Tomorrow Benedict XVI
travels to Valencia, Spain, for one of the briefest papal trips of recent
memory -- just 26 hours from his arrival at 11:30 am Saturday to wheels-up
again at 1:30 pm Sunday.
Those 26 hours, however, promise to be packed with drama.
The highlight, at least in terms of press interest, is likely to come
at 6:30 p.m. Saturday local time, when Pope Benedict meets José Luis
Rodr'guez Zapatero, the Socialist Prime Minister and bête noire of
European Catholicism. Since taking office in 2004, Zapatero's government
has either adopted or discussed legislation in favor of:
- Same-sex marriage legislation;
- Fast-track divorces;
- Curbing religious education in state schools;
- Supporting embryonic stem-cell research;
- Easing abortion laws;
- Reducing or eliminating public funding for the church.
The latest such move came just a month ago, when the government
proposed allowing transsexuals to legally change their gender without
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To add insult to injury, the government has chosen moments to move on
this agenda seemingly designed to maximize Catholic irritation. The law on
same-sex marriage, for example, was adopted two days before the inaugural
Mass of Benedict XVI, an act that even the country's ambassador to the
Holy See described as "sticking a finger in the church's eye."
In a country where 94 percent of the population is officially Catholic,
that sort of thing gets noticed.
This time around, just days before Benedict's visit for the close of a
Vatican-sponsored World Meeting of Families, Zapatero's government funded
a rival event organized by the Federation of Lesbians, Gays, Transsexuals
and Bisexuals, also in Valencia. In a press statement, the organizer said
it shows "the church has to accept that it doesn't have a monopoly on
Cumulatively, the impact of all this has been to make Spain the front
line in the battle against what Benedict XVI has called the "dictatorship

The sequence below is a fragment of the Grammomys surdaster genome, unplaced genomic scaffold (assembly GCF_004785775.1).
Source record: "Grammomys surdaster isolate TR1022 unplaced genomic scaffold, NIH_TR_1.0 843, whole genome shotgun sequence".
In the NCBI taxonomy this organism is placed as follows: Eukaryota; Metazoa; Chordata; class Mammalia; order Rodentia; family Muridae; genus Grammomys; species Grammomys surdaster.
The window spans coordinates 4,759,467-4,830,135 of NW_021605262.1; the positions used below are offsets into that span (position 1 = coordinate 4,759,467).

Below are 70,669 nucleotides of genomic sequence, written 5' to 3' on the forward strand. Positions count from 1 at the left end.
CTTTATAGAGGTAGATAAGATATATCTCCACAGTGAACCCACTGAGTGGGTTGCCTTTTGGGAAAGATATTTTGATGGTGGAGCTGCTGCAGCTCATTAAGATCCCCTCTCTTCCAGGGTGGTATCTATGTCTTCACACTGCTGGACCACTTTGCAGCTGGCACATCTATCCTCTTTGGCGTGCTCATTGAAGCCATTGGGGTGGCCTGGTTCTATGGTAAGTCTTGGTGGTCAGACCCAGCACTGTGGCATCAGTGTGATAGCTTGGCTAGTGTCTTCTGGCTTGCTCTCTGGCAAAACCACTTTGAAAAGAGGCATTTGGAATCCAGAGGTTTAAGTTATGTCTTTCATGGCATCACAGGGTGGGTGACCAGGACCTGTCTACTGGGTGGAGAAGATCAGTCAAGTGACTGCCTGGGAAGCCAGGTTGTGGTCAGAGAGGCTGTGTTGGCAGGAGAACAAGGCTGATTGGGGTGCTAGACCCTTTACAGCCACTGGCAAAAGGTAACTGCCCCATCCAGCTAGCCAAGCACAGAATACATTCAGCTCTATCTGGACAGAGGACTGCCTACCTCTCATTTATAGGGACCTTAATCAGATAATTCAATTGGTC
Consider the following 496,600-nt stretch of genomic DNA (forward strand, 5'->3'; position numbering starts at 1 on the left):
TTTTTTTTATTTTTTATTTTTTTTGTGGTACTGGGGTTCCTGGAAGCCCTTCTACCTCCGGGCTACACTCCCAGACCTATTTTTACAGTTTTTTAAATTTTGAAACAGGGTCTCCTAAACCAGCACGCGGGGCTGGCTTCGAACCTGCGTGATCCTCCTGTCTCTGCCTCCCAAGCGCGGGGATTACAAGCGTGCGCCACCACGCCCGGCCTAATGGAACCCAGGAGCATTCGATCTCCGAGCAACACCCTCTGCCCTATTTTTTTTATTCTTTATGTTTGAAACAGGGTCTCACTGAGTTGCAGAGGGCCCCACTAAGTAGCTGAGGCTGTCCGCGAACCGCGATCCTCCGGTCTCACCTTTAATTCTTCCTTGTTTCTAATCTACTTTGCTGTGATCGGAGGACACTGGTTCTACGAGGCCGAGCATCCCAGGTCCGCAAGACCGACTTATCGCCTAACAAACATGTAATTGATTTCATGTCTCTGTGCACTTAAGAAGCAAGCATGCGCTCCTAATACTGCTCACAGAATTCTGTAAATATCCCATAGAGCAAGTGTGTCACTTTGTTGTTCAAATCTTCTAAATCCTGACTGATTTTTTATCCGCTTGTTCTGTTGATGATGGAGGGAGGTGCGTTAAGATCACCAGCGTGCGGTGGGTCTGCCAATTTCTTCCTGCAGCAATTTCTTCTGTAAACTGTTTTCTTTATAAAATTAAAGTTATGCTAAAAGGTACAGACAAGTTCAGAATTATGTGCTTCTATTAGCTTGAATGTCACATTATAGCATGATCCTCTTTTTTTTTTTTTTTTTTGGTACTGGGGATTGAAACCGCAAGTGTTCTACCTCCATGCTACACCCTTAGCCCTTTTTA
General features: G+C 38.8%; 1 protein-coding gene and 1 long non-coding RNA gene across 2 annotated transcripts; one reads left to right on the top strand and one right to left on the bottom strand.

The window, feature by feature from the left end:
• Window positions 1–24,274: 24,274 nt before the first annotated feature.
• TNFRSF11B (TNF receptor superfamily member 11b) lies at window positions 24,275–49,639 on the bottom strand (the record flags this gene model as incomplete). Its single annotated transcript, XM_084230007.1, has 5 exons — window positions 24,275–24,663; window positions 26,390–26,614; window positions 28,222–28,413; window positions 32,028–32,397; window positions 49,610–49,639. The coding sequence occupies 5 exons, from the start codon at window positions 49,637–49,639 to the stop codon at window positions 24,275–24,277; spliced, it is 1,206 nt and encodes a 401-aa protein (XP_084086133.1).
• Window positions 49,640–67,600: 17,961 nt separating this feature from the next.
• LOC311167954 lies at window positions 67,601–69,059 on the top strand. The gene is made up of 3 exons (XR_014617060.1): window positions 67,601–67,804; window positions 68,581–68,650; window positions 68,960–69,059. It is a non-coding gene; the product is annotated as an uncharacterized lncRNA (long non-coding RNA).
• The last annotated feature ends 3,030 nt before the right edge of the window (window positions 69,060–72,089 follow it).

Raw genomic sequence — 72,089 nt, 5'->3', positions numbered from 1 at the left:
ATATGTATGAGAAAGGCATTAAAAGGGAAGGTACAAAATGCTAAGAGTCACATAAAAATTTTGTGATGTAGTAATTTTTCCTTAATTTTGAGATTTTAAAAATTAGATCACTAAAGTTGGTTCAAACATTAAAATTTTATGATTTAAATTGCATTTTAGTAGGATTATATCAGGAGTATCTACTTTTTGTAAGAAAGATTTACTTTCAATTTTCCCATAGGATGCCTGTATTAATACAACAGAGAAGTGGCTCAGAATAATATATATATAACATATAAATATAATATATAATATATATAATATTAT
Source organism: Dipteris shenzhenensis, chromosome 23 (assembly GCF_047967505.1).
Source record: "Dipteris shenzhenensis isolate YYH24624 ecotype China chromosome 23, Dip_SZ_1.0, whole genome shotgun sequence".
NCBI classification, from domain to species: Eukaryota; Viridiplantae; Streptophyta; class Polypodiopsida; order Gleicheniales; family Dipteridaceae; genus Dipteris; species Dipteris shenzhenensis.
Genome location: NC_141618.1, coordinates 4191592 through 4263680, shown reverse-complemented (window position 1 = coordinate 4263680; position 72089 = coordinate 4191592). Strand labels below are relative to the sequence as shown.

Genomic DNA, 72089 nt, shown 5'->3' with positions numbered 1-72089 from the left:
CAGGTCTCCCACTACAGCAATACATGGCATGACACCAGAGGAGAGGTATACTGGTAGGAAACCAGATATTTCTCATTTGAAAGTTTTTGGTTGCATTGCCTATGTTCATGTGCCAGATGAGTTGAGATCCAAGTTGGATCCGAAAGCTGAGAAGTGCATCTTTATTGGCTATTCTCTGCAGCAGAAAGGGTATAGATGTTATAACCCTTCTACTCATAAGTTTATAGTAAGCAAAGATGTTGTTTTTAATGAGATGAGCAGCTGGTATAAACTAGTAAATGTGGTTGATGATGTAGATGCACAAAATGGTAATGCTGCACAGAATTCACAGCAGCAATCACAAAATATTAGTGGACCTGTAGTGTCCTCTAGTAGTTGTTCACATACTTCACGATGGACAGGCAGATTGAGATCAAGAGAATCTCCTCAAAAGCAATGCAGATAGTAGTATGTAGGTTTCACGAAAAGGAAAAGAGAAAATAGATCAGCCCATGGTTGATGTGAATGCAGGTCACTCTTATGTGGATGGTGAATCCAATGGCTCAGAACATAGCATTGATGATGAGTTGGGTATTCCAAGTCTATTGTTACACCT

of relativism." The stakes are doubly high, from the Vatican's point of
view, because not only is Spain a traditional Catholic stronghold in
Europe, but it exercises a strong gravitational pull on Latin America,
home to almost one-half of the 1.1 billion Catholics in the world.
It was not supposed to be like this.
When Zapatero was elected just three days after the March 11, 2004,
terrorist attacks in Madrid, he attracted support even from practicing
Catholics. Many thought his government would be akin to former Socialist
Prime Minister Felipe Gonzales -- cautious on social questions, albeit
officially committed to progressive positions, and respectful of the
church. Prior to the election, almost no one predicted a serious
church/state clash. Zapatero campaigned in favor of dialogue, and he was
actually closer to the church on what was the election's deciding issue,
the war in Iraq.
Once in office, however, Zapatero let loose the dogs of cultural war.
result has been what many observers see as the most serious crisis to
confront the Spanish church since the civil war in the 1930s. Media
commentators will be anticipating something akin to the Ali-Frazier
prizefight when Zapatero and Benedict meet, the first encounter between
the two men.
Even the setting beckons images of holy war. In the minds of many
Spaniards, Valencia is linked to the reconquista, the retaking of
Spain from the Muslims. The Valencia cathedral was once a mosque,
converted when the Moors were pushed out, and dedicated to the Virgin Mary
by El Cid himself.
In fact, expectations of a rhetorical clash between the pope and prime
minister are almost certain to be disappointed. Zapatero narrowly won
election in 2004, and has every incentive to appear respectful of the
pope. Benedict, for his part, is a gracious figure who likes to accent the
spiritual and pastoral dimension of his travels, not the political.
Yet beyond such niceties, the reality is that Zapatero and Benedict XVI
incarnate radically different cultural options -- one the avatar of
"tolerance," the other of "truth." The European outcome of Benedict's
struggle against relativism, at least in the short term, may well turn on
whether Spaniards are more persuaded by his or by Zapatero's, vision.
The trip to Valencia comes just days after a tragic accident in which
41 people died when an underground train crashed in the eastern part of
the city. The pope sent a telegram of condolence, and the Spanish press
has reported that Benedict will stop at the "Jesus" station where the
accident occurred in order to pray for the victims and their families.
Archbishop Santiago Garcia Aracil of Merida-Badajoz said that the
tragedy has "dressed a city that was prepared for celebration in mourning
The families of those who died have been invited to join the pope at
the cathedral at 1:00 pm.
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